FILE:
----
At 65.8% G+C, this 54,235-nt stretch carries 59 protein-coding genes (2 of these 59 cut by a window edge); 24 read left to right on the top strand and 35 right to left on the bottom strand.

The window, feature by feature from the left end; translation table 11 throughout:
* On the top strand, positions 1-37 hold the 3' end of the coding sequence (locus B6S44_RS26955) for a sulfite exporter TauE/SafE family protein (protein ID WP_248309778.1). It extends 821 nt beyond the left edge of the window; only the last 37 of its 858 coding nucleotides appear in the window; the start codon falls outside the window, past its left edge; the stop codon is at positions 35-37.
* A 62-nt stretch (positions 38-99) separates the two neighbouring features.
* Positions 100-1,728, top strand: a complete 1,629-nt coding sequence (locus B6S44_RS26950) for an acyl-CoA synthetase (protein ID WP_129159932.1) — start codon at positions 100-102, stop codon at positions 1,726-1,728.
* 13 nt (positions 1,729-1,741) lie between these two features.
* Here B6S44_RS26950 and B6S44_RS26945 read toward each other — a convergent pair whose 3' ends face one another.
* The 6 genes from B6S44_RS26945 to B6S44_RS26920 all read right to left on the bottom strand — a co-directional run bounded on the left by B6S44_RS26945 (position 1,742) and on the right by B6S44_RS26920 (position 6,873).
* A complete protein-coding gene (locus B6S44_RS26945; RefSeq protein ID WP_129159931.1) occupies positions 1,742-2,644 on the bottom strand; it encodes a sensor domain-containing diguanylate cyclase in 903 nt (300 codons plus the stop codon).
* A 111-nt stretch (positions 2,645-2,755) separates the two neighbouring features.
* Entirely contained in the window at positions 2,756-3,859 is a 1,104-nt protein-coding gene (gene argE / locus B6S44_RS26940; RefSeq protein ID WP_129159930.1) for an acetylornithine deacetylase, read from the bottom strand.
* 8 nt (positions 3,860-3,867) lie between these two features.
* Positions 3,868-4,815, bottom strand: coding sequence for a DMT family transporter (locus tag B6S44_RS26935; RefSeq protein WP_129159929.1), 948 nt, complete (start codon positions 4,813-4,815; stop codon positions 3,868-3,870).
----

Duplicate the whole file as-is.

At 65.8% G+C, this 54,235-nt stretch carries 59 protein-coding genes (2 of these 59 cut by a window edge); 24 read left to right on the top strand and 35 right to left on the bottom strand.

The window, feature by feature from the left end; translation table 11 throughout:
* On the top strand, positions 1-37 hold the 3' end of the coding sequence (locus B6S44_RS26955) for a sulfite exporter TauE/SafE family protein (protein ID WP_248309778.1). It extends 821 nt beyond the left edge of the window; only the last 37 of its 858 coding nucleotides appear in the window; the start codon falls outside the window, past its left edge; the stop codon is at positions 35-37.
* A 62-nt stretch (positions 38-99) separates the two neighbouring features.
* Positions 100-1,728, top strand: a complete 1,629-nt coding sequence (locus B6S44_RS26950) for an acyl-CoA synthetase (protein ID WP_129159932.1) — start codon at positions 100-102, stop codon at positions 1,726-1,728.
* 13 nt (positions 1,729-1,741) lie between these two features.
* Here B6S44_RS26950 and B6S44_RS26945 read toward each other — a convergent pair whose 3' ends face one another.
* The 6 genes from B6S44_RS26945 to B6S44_RS26920 all read right to left on the bottom strand — a co-directional run bounded on the left by B6S44_RS26945 (position 1,742) and on the right by B6S44_RS26920 (position 6,873).
* A complete protein-coding gene (locus B6S44_RS26945; RefSeq protein ID WP_129159931.1) occupies positions 1,742-2,644 on the bottom strand; it encodes a sensor domain-containing diguanylate cyclase in 903 nt (300 codons plus the stop codon).
* A 111-nt stretch (positions 2,645-2,755) separates the two neighbouring features.
* Entirely contained in the window at positions 2,756-3,859 is a 1,104-nt protein-coding gene (gene argE / locus B6S44_RS26940; RefSeq protein ID WP_129159930.1) for an acetylornithine deacetylase, read from the bottom strand.
* 8 nt (positions 3,860-3,867) lie between these two features.
* Positions 3,868-4,815, bottom strand: coding sequence for a DMT family transporter (locus tag B6S44_RS26935; RefSeq protein WP_129159929.1), 948 nt, complete (start codon positions 4,813-4,815; stop codon positions 3,868-3,870).